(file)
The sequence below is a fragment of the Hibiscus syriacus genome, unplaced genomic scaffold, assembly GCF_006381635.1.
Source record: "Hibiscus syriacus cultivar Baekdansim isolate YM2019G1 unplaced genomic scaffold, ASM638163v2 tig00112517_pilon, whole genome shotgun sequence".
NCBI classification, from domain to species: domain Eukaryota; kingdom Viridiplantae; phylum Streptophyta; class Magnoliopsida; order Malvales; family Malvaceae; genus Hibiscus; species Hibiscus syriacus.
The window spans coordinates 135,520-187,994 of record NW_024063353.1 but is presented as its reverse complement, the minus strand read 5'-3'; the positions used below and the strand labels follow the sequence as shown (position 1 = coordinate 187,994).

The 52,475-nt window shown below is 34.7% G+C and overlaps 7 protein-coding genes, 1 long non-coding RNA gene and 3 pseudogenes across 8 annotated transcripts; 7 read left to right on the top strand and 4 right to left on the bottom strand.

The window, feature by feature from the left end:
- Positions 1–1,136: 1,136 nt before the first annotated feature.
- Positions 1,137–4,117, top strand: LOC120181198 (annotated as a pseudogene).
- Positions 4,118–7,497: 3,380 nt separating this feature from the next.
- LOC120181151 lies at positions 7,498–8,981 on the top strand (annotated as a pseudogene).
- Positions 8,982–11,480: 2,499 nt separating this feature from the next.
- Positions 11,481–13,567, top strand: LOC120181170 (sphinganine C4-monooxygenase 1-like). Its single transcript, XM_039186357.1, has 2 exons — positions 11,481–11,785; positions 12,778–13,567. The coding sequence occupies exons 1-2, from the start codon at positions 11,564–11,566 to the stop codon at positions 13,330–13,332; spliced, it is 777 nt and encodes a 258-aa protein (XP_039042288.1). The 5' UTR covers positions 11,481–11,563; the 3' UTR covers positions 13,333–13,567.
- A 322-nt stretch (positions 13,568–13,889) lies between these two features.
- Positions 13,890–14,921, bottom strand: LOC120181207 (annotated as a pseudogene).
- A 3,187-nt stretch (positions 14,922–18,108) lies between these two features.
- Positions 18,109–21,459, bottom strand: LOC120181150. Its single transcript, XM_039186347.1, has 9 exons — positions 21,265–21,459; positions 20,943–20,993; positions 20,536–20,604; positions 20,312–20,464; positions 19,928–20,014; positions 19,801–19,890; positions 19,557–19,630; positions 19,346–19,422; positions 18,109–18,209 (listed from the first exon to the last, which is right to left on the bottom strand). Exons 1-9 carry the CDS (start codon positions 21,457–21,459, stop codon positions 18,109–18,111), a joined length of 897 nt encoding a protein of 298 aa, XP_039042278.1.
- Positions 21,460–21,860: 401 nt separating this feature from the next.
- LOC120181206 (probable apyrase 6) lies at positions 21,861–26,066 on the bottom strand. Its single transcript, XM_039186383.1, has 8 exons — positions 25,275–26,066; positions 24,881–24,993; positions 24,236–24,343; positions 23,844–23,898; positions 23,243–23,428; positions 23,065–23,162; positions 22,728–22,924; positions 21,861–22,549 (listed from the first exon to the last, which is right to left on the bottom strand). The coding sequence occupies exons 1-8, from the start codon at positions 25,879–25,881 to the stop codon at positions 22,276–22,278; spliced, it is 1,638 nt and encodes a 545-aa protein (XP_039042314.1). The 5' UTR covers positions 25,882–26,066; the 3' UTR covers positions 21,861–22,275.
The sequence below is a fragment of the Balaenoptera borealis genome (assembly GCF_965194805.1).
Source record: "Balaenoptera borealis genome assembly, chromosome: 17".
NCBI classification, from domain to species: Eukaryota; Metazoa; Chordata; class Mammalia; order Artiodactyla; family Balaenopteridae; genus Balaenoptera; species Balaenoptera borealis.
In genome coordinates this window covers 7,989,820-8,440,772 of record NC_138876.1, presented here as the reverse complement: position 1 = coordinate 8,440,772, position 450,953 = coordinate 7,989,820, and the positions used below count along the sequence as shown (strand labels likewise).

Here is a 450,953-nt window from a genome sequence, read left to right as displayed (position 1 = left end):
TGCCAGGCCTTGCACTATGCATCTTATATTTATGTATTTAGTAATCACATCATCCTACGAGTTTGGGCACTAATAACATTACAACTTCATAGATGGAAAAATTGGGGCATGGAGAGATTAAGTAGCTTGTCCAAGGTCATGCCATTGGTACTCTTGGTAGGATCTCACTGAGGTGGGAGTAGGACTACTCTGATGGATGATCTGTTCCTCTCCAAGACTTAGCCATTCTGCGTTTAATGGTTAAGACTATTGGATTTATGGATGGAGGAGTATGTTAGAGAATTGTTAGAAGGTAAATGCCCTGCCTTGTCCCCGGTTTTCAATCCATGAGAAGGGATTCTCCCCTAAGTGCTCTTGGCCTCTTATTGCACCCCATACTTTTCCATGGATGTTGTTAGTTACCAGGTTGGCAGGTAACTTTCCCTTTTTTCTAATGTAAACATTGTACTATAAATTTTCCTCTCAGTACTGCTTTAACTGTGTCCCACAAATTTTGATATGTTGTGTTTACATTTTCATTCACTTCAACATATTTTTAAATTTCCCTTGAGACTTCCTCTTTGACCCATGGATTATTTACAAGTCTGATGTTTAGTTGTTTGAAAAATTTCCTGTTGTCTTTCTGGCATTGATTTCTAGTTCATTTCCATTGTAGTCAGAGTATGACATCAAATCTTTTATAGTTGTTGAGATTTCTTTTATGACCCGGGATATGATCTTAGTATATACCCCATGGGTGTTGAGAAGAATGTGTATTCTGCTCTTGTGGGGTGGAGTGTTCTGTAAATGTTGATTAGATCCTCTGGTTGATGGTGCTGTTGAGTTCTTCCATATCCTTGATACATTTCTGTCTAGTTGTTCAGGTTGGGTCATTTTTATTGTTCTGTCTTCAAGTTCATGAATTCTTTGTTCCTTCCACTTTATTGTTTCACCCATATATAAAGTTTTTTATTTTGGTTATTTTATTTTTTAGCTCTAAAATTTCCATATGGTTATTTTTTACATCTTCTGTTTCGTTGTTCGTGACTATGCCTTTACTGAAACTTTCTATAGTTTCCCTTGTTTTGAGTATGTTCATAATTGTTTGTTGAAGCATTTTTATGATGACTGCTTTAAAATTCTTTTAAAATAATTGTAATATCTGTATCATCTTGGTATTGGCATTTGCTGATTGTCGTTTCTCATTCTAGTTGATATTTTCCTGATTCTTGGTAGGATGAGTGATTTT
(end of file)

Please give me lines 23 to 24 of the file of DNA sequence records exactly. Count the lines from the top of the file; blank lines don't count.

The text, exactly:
Here is a 450,953-nt window from a genome sequence, read left to right as displayed (position 1 = left end):
TGCCAGGCCTTGCACTATGCATCTTATATTTATGTATTTAGTAATCACATCATCCTACGAGTTTGGGCACTAATAACATTACAACTTCATAGATGGAAAAATTGGGGCATGGAGAGATTAAGTAGCTTGTCCAAGGTCATGCCATTGGTACTCTTGGTAGGATCTCACTGAGGTGGGAGTAGGACTACTCTGATGGATGATCTGTTCCTCTCCAAGACTTAGCCATTCTGCGTTTAATGGTTAAGACTATTGGATTTATGGATGGAGGAGTATGTTAGAGAATTGTTAGAAGGTAAATGCCCTGCCTTGTCCCCGGTTTTCAATCCATGAGAAGGGATTCTCCCCTAAGTGCTCTTGGCCTCTTATTGCACCCCATACTTTTCCATGGATGTTGTTAGTTACCAGGTTGGCAGGTAACTTTCCCTTTTTTCTAATGTAAACATTGTACTATAAATTTTCCTCTCAGTACTGCTTTAACTGTGTCCCACAAATTTTGATATGTTGTGTTTACATTTTCATTCACTTCAACATATTTTTAAATTTCCCTTGAGACTTCCTCTTTGACCCATGGATTATTTACAAGTCTGATGTTTAGTTGTTTGAAAAATTTCCTGTTGTCTTTCTGGCATTGATTTCTAGTTCATTTCCATTGTAGTCAGAGTATGACATCAAATCTTTTATAGTTGTTGAGATTTCTTTTATGACCCGGGATATGATCTTAGTATATACCCCATGGGTGTTGAGAAGAATGTGTATTCTGCTCTTGTGGGGTGGAGTGTTCTGTAAATGTTGATTAGATCCTCTGGTTGATGGTGCTGTTGAGTTCTTCCATATCCTTGATACATTTCTGTCTAGTTGTTCAGGTTGGGTCATTTTTATTGTTCTGTCTTCAAGTTCATGAATTCTTTGTTCCTTCCACTTTATTGTTTCACCCATATATAAAGTTTTTTATTTTGGTTATTTTATTTTTTAGCTCTAAAATTTCCATATGGTTATTTTTTACATCTTCTGTTTCGTTGTTCGTGACTATGCCTTTACTGAAACTTTCTATAGTTTCCCTTGTTTTGAGTATGTTCATAATTGTTTGTTGAAGCATTTTTATGATGACTGCTTTAAAATTCTTTTAAAATAATTGTAATATCTGTATCATCTTGGTATTGGCATTTGCTGATTGTCGTTTCTCATTCTAGTTGATATTTTCCTGATTCTTGGTAGGATGAGTGATTTT